Second: the pension, unemployment insurance and other income-support schemes are in many countries designed in ways which weaken incentives to participate in the labour market, above all for underrepresented groups. Therefore, it is necessary to redesign the schemes to introduce incentives to work.

Third: employment protection regulation and collective wage agreements are often too rigid and reduce labour market flexibility. Labour markets are therefore not able to cope with increased international competition which requires shifting resources from declining to growing activities. The way some countries have dealt with this is not satisfactory, as recent reforms eased regulations in temporary contracts without relaxing those on permanent contracts. The result is the the emergence of dual labor markets. We advocate a single and more flexible employment contract. 

An encouraging finding from our most recent review is that many European countries which have traditionally suffered the relatively most serious rigidities in product and labour markets and in the education system finally begin to address these problems. This will help raise growth potential and better cope with the ageing of the populations. However, within Europe, differences of structural policy frameworks and productivity and employment outcomes persist. Our latest analysis of the Euro area had still to conclude: “Resilient economies in the Euro area tend to thrive, whereas inflexible ones have a rough ride.”

Implications for Turkey: Is Turkey flexible enough to continue on a steep growth path?

My short answer is: it much depends on how committed the government and the population at large remain to structural reform. I will be brief here because this is the main theme of our new Survey of Turkey that will be published tomorrow. I will only make three points:

First, according to OECD’s standard evaluation and measurement methodologies, Turkey happens to have the most rigid product and labour market regulations of the OECD area. This includes intricate sectoral licencing rules, one of the highest social security contribution rates, the highest severance payments for permanent workers, very restrictive rules for temporary employment contracts, and the highest minimum wage/median wage ratio of OECD economies. On the face of it these are not good news: this situation may have confined Turkey in a very rigid economic framework. But this has not been the case.

This has not been the case, and this is my second point, because these rules are applied only in limited areas of the economy: in the public sector, and in the largest, most modern and most law-abiding firms of the private sector. They are not actually in force in very large zones of the economy – this is the famous “informality” issue. The emergence of a new brand of medium-sized half-formal enterprises which have flourished through the past two decades and succeeded in domestic and international markets is a testimony to this high de facto flexibility.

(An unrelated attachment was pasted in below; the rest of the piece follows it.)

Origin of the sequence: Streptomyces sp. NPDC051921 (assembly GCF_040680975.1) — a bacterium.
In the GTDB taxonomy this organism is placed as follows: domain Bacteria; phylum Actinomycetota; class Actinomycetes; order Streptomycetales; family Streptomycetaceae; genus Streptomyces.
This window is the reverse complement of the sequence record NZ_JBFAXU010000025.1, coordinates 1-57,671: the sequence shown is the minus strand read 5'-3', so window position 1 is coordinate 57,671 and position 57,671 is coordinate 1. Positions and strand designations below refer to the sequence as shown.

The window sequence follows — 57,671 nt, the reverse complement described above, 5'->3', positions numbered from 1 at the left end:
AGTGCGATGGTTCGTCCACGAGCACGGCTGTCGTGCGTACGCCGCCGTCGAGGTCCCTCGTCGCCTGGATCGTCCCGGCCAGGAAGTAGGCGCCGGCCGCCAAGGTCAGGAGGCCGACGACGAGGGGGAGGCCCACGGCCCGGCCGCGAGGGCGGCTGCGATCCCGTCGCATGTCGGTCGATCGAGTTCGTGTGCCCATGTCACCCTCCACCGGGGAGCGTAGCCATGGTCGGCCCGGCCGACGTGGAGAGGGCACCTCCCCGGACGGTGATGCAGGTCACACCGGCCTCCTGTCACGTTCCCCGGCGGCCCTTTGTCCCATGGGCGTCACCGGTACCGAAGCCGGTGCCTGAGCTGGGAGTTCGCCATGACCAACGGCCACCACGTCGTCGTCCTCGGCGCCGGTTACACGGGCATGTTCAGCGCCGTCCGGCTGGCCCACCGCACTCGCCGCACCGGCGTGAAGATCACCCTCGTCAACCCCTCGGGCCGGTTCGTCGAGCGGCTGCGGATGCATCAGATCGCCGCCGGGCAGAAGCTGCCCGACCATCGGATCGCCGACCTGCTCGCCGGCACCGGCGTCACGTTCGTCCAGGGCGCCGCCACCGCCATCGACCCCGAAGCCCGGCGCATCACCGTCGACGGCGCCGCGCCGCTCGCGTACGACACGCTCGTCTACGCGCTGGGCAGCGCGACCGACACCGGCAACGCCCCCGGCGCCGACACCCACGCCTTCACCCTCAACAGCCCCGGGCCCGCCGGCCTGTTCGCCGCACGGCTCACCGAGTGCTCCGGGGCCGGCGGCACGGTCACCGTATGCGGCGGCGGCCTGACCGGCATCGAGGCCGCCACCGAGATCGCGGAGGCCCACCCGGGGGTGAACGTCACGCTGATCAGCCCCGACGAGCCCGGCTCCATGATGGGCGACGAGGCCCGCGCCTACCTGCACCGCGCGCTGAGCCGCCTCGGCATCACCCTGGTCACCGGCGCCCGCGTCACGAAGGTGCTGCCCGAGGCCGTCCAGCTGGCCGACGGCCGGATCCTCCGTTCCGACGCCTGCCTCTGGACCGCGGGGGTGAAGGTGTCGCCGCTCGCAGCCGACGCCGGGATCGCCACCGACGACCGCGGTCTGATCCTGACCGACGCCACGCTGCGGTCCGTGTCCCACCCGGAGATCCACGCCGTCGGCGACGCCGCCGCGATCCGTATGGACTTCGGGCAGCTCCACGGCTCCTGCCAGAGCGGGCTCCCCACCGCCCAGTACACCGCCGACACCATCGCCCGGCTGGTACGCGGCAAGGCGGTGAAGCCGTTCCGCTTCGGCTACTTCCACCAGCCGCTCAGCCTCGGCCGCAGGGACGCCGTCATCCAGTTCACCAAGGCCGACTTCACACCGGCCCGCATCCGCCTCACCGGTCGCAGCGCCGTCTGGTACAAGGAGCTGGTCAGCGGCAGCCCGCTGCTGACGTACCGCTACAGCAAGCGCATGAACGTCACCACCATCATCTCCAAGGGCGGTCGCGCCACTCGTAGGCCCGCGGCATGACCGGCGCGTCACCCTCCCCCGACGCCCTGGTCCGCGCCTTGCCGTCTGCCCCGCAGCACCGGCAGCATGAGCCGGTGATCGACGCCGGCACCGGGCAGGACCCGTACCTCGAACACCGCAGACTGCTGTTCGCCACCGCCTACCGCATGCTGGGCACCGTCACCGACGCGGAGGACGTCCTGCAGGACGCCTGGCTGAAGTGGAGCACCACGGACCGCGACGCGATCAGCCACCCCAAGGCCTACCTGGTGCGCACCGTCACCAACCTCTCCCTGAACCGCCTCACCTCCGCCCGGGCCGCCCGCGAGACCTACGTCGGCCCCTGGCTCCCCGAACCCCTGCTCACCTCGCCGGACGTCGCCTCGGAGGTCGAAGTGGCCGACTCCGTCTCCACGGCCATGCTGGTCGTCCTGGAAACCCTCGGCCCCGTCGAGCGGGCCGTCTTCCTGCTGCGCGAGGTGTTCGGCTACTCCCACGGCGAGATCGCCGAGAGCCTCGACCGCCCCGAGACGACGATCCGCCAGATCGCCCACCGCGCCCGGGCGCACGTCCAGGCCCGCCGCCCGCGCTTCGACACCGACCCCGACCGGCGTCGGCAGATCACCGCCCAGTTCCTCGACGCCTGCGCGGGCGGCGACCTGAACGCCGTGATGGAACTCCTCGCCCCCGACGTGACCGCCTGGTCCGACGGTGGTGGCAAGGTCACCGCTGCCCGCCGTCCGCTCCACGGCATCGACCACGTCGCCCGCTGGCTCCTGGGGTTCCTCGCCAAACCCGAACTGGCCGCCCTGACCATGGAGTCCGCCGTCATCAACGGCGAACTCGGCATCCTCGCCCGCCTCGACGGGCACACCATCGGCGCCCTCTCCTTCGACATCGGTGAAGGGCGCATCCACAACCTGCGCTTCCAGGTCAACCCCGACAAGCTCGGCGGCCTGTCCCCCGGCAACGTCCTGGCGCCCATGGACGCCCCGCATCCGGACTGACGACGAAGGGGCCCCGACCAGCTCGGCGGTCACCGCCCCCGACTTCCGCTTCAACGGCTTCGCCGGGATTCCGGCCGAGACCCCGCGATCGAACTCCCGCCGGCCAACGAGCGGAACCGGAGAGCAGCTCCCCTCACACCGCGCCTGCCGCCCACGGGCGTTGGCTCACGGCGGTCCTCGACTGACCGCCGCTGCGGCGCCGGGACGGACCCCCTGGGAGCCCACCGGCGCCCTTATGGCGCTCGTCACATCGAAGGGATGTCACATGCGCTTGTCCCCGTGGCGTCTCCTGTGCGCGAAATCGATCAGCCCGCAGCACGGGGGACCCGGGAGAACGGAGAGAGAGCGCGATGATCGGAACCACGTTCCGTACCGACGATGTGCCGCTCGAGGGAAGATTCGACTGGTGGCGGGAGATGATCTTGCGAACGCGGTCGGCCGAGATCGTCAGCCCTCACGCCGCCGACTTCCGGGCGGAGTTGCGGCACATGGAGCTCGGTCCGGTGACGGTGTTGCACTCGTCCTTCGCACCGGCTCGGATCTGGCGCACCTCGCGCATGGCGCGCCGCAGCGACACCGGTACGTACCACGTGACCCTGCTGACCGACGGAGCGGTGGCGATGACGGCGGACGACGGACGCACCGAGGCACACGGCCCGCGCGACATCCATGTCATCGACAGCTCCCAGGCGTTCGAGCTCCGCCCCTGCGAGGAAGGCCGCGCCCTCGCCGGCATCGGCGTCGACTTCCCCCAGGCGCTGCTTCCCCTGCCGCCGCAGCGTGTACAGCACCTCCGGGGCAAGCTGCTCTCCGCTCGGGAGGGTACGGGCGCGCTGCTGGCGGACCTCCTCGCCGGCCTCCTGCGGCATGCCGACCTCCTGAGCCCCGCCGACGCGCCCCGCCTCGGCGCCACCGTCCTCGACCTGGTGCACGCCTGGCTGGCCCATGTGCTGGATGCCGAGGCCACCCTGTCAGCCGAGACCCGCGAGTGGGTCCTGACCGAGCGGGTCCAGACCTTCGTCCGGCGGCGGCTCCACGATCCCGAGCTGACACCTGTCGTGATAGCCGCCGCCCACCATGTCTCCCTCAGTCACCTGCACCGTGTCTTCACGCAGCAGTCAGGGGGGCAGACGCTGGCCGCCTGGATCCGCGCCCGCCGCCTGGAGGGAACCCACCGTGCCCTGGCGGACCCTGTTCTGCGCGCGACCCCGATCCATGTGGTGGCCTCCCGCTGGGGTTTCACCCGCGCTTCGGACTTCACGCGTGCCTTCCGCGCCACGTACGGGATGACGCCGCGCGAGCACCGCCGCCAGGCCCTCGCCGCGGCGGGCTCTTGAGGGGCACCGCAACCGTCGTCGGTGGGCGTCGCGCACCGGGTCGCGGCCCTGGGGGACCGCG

But requiring a large informal sector to cope with rigid regulations is not an optimal solution. Not for business and not for the government. As business managers and policymakers know well, time has now come for Turkey to exit from this very peculiar model of resilience. The flexibility of the economy should be re-founded on formal, legal and institutional grounds. In our Survey we insisted that this is both inevitable and highly desirable:

It is inevitable, because Turkey is moving towards (this is our common hope) a new macroeconomic framework characterised by less cyclical volatility, lower inflation, a more stable currency, and much more systematic law- and rule-enforcement. This new era, which is also driven by the institutional convergence process with the European Union, calls for a more flexible formal economic framework. 

It is highly desirable because the future competitive performance of the business sector will depend on additional structural reforms in product and labour markets and in the social security system. Large and modern firms - which you represent at TÜSİAD - need such reform for more level-playing competition with rivals based in less rigid and less costly countries. Informal and half-formal firms need such reform in order to join the formal sector at lower costs, and to have normal access to the formal financial market, to the judiciary system and to partnerships with international counterparts. We think, and I am sure you will agree, that Turkey’s potential for a growth acceleration is truly huge if the reform of the formal economic framework is made a priority in order to allow for  these developments to take place.

Further reading:


Related Documents